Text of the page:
‘Moneylender? Government worse, giving from others’ kitty’
The impact of the coronavirus on the economy is best captured in the faces and figures of the penniless and exhausted stragglers walking hundreds of miles to reach their homes. Ratan Khasnabis, professor of economics, analyses the overall impact in this dialogue with Subhoranjan Dasgupta, professor of human science.
Q: Let us begin with the sharp and acerbic controversy that has greeted the Rs 20-lakh-crore package. Do you find it worthwhile or do you think that the Narendra Modi government has taken the country for a ride? Rahul Gandhi has already admonished the government for behaving like a moneylender.…
Khasnabis: I think Rahul Gandhi failed to comprehend the real implication of the Modi package. Even the worst moneylender, when he advances money, depends on monetary resources under his control for this purpose. The Modi government is not lending anybody even a single paisa from the state exchequer.
It is forcing the commercial banks and the RBI to infuse liquidity in the monetary system without caring for the prudential norms which are in vogue in the banking business. One may add that the central government is doing this primarily for serving big business.
The RBI reserve for Targeted Long-term Repo Operations of the order of 2.5 lakh crores has already been diverted to the corporate bond market at a low (repo) rate of interest, and big players have been given the opportunity to access this cheap capital in order to substitute for past high-cost debts.… The asset reconstruction companies which badly needed these funds for restructuring their stressed assets are the worst sufferers.
Q: The Indian economy was already in the doldrums even before the coronavirus struck. Now, the World Bank has given a grim picture. Could you enumerate the negative impact of the pandemic on the Indian economy?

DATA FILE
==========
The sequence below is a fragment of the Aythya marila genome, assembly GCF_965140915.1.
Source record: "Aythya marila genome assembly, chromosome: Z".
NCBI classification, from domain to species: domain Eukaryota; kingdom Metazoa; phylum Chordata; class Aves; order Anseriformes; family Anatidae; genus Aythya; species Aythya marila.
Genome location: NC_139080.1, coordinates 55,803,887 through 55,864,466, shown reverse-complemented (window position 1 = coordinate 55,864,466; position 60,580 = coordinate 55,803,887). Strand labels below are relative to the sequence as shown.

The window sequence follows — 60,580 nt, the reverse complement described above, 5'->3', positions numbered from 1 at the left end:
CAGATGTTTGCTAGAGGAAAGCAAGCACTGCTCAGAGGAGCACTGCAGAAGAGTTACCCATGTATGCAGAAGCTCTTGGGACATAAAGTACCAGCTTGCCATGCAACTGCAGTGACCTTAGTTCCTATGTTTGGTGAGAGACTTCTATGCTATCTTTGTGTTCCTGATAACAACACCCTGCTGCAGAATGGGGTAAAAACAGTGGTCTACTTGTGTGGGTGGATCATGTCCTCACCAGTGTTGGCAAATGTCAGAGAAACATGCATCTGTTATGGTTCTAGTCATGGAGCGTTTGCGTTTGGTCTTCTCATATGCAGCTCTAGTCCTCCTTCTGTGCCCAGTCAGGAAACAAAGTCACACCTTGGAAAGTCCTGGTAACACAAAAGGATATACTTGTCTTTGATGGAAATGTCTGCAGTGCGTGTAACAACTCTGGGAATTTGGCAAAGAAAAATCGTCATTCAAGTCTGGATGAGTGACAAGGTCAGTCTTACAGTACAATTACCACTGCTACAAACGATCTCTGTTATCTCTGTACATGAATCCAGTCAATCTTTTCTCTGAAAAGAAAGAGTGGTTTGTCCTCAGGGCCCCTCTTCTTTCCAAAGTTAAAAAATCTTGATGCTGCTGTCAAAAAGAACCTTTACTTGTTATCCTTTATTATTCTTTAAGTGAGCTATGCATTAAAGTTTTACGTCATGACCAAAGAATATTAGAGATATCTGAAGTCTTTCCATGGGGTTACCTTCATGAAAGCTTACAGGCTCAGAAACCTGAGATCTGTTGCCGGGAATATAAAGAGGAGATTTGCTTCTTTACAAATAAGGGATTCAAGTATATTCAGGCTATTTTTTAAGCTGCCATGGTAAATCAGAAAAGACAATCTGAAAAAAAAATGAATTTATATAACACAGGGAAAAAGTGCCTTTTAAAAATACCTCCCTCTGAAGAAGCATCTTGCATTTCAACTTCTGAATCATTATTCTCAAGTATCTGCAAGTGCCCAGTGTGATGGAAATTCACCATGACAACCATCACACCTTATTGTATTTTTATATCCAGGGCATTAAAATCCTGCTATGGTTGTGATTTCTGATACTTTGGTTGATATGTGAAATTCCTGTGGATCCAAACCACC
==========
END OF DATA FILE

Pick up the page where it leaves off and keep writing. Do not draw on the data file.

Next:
Khasnabis: Disastrous and devastating. The extent of the damage caused by the lockdown, according to the SBI research group, is “humongous”. It estimated that the total loss to states due to Covid-19 is Rs 30.03 lakh crore. The Covid-induced lockdown is mostly an urban phenomenon; productive activities were stopped in red and orange zones. Ninety per cent of losses were in the urban segments of these zones.
In aggregate demand, the impact of the Covid-induced lockdown was mostly borne by private consumption demand, which declined severely due to job losses.
According to CMIE (the Centre for Monitoring Indian Economy), more than 12 crore jobs were lost due to the lockdown. The consumption loss should therefore be at least 1/3 of the average consumption, which is about 60 per cent of the GDP.
Investment, which is about 30 per cent of the GDP, should be near-zero during the lockdown as fresh investment will largely be discouraged during this period.
Other things, including government spending, remaining the same (there is a big question mark here because the government revenue will decline and the government might decide to cut expenses due to its fiscal conservatism), the economy is bound to contract severely.
Q: Nobel laureate Abhijit Vinayak Banerjee has recommended the printing of currency notes and distributing them among the poorest. He has said “we can think of inflation later”. Do you find this prescription reasonable?
Khasnabis: I do not understand why such a hue and cry is being raised against Prof. Banerjee’s prescription to print money. Printing money against new government bonds would widen the monetary base (bank reserve maintained as liability of the RBI + paper currency) of the economy and this is exactly what is needed in a demand-constrained situation. It will inject fresh demand in the economy and thereby deflation will be arrested.